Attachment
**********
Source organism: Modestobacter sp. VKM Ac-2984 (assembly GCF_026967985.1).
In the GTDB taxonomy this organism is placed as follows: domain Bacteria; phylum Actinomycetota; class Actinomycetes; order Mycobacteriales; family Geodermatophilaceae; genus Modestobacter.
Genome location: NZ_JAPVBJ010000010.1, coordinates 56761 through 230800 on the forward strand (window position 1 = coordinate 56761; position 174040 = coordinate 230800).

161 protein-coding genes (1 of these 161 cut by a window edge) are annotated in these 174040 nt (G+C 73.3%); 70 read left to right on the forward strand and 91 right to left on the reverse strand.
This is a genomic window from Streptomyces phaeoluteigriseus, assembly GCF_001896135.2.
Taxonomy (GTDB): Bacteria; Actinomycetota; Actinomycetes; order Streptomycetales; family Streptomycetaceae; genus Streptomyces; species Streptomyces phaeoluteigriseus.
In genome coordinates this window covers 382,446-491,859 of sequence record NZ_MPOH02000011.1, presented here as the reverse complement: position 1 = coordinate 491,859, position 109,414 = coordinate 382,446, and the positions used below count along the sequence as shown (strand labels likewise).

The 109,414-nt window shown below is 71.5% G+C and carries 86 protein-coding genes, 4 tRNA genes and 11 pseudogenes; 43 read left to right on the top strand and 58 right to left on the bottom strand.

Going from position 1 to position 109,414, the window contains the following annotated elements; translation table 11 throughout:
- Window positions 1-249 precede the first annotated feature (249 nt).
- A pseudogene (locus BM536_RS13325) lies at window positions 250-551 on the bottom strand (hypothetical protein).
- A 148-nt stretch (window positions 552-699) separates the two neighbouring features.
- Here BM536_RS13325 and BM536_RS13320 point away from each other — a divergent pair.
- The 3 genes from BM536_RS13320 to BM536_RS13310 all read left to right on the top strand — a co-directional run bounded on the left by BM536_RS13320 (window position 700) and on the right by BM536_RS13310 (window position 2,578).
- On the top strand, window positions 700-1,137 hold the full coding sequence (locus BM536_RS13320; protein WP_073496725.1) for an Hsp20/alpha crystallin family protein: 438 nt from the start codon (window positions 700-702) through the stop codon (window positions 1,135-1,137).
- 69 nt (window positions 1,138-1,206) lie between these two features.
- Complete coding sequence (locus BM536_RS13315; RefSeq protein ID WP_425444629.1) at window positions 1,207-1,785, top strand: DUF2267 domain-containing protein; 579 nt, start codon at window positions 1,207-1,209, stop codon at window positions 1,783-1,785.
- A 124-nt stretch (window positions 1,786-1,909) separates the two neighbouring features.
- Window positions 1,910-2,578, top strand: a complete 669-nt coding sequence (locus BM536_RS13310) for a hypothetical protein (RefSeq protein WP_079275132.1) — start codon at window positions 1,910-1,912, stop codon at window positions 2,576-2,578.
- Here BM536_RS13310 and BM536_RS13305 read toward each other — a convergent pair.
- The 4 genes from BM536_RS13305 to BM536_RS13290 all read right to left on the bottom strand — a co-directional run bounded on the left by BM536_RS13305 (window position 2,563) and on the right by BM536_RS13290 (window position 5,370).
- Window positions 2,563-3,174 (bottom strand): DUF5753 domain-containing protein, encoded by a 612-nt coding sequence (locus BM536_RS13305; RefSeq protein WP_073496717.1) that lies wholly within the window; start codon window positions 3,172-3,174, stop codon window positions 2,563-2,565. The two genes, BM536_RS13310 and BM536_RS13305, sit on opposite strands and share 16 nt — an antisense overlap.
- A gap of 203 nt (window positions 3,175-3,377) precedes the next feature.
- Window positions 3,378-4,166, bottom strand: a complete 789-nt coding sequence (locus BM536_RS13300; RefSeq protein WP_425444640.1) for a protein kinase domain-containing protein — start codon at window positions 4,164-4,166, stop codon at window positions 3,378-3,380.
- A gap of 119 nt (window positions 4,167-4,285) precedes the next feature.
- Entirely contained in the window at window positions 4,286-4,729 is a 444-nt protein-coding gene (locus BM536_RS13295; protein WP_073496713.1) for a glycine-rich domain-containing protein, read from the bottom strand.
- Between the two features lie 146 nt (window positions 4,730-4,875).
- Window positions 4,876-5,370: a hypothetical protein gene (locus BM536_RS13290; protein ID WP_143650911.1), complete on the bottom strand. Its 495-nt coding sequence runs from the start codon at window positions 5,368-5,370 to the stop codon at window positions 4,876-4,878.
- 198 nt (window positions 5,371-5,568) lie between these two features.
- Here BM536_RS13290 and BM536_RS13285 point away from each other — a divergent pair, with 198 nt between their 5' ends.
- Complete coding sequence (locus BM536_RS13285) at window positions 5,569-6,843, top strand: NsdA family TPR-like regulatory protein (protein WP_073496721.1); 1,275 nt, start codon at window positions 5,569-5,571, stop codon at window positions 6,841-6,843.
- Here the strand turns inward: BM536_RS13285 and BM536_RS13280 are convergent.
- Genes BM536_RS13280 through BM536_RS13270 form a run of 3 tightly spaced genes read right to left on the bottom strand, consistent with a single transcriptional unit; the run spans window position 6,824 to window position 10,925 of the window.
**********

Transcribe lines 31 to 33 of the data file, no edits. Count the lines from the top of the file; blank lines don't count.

- Complete coding sequence (locus BM536_RS13285) at window positions 5,569-6,843, top strand: NsdA family TPR-like regulatory protein (protein WP_073496721.1); 1,275 nt, start codon at window positions 5,569-5,571, stop codon at window positions 6,841-6,843.
- Here the strand turns inward: BM536_RS13285 and BM536_RS13280 are convergent.
- Genes BM536_RS13280 through BM536_RS13270 form a run of 3 tightly spaced genes read right to left on the bottom strand, consistent with a single transcriptional unit; the run spans window position 6,824 to window position 10,925 of the window.